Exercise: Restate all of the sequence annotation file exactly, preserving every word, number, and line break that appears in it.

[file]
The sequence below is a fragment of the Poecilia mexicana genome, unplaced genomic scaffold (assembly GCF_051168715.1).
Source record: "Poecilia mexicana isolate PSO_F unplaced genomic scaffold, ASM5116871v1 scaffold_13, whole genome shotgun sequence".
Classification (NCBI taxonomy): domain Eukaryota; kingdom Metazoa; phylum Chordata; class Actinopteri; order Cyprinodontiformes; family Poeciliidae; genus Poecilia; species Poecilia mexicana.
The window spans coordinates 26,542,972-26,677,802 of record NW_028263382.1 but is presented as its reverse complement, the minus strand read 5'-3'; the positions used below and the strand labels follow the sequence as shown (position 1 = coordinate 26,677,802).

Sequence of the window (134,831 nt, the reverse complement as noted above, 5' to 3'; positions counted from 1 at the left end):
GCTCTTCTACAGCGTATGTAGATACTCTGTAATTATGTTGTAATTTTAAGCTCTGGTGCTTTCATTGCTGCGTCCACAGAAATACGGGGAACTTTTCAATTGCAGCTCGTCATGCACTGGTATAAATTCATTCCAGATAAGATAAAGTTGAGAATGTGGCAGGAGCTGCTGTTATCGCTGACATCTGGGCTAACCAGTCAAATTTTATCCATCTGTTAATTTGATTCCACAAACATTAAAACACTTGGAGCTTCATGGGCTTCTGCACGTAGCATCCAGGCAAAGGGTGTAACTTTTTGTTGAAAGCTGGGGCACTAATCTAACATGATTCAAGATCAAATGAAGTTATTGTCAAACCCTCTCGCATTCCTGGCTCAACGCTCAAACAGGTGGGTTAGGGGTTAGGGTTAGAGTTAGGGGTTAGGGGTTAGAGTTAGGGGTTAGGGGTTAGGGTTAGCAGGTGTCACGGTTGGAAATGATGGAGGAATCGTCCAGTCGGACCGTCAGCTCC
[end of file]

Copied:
The sequence below is a fragment of the Poecilia mexicana genome, unplaced genomic scaffold (assembly GCF_051168715.1).
Source record: "Poecilia mexicana isolate PSO_F unplaced genomic scaffold, ASM5116871v1 scaffold_13, whole genome shotgun sequence".
Classification (NCBI taxonomy): domain Eukaryota; kingdom Metazoa; phylum Chordata; class Actinopteri; order Cyprinodontiformes; family Poeciliidae; genus Poecilia; species Poecilia mexicana.
The window spans coordinates 26,542,972-26,677,802 of record NW_028263382.1 but is presented as its reverse complement, the minus strand read 5'-3'; the positions used below and the strand labels follow the sequence as shown (position 1 = coordinate 26,677,802).

Sequence of the window (134,831 nt, the reverse complement as noted above, 5' to 3'; positions counted from 1 at the left end):
GCTCTTCTACAGCGTATGTAGATACTCTGTAATTATGTTGTAATTTTAAGCTCTGGTGCTTTCATTGCTGCGTCCACAGAAATACGGGGAACTTTTCAATTGCAGCTCGTCATGCACTGGTATAAATTCATTCCAGATAAGATAAAGTTGAGAATGTGGCAGGAGCTGCTGTTATCGCTGACATCTGGGCTAACCAGTCAAATTTTATCCATCTGTTAATTTGATTCCACAAACATTAAAACACTTGGAGCTTCATGGGCTTCTGCACGTAGCATCCAGGCAAAGGGTGTAACTTTTTGTTGAAAGCTGGGGCACTAATCTAACATGATTCAAGATCAAATGAAGTTATTGTCAAACCCTCTCGCATTCCTGGCTCAACGCTCAAACAGGTGGGTTAGGGGTTAGGGTTAGAGTTAGGGGTTAGGGGTTAGAGTTAGGGGTTAGGGGTTAGGGTTAGCAGGTGTCACGGTTGGAAATGATGGAGGAATCGTCCAGTCGGACCGTCAGCTCC